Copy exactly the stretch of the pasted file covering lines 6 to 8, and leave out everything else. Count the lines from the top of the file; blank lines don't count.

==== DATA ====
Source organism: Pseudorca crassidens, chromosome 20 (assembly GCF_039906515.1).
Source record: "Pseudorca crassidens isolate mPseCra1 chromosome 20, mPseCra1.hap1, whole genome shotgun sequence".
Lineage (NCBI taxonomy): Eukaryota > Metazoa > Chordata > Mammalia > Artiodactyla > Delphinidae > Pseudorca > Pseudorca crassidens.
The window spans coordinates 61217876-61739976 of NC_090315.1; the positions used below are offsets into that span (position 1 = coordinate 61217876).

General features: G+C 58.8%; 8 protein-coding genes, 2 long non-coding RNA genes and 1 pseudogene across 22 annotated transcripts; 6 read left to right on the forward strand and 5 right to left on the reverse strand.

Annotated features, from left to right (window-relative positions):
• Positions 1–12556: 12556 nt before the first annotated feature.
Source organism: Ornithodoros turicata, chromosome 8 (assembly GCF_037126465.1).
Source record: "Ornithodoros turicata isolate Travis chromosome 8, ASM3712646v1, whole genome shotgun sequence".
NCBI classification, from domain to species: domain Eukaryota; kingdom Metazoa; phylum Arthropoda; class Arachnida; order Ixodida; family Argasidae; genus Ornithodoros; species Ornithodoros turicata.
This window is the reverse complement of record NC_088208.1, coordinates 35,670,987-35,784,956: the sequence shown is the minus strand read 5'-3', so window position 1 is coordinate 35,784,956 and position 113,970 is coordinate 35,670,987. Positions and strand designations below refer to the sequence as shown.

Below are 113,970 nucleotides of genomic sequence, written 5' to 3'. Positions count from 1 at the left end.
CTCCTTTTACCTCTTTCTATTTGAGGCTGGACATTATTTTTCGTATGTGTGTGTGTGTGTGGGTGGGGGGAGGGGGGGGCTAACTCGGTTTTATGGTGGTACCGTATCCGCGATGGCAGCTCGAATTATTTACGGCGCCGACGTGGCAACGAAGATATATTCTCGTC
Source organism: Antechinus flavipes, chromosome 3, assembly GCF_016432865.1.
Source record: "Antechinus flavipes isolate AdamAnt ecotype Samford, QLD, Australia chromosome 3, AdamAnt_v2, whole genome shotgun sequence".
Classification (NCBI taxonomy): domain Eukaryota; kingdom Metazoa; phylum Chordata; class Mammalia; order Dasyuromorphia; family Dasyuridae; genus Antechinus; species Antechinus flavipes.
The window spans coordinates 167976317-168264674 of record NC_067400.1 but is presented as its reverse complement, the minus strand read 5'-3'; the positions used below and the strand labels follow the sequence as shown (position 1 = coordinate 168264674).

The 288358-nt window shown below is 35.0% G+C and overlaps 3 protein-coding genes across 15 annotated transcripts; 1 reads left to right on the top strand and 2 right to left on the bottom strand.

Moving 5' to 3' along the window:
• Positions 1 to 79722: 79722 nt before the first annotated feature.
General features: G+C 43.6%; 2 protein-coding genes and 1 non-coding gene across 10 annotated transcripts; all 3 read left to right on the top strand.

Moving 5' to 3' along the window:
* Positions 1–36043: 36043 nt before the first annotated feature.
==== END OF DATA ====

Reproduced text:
Annotated features, from left to right (window-relative positions):
• Positions 1–12556: 12556 nt before the first annotated feature.
Source organism: Ornithodoros turicata, chromosome 8 (assembly GCF_037126465.1).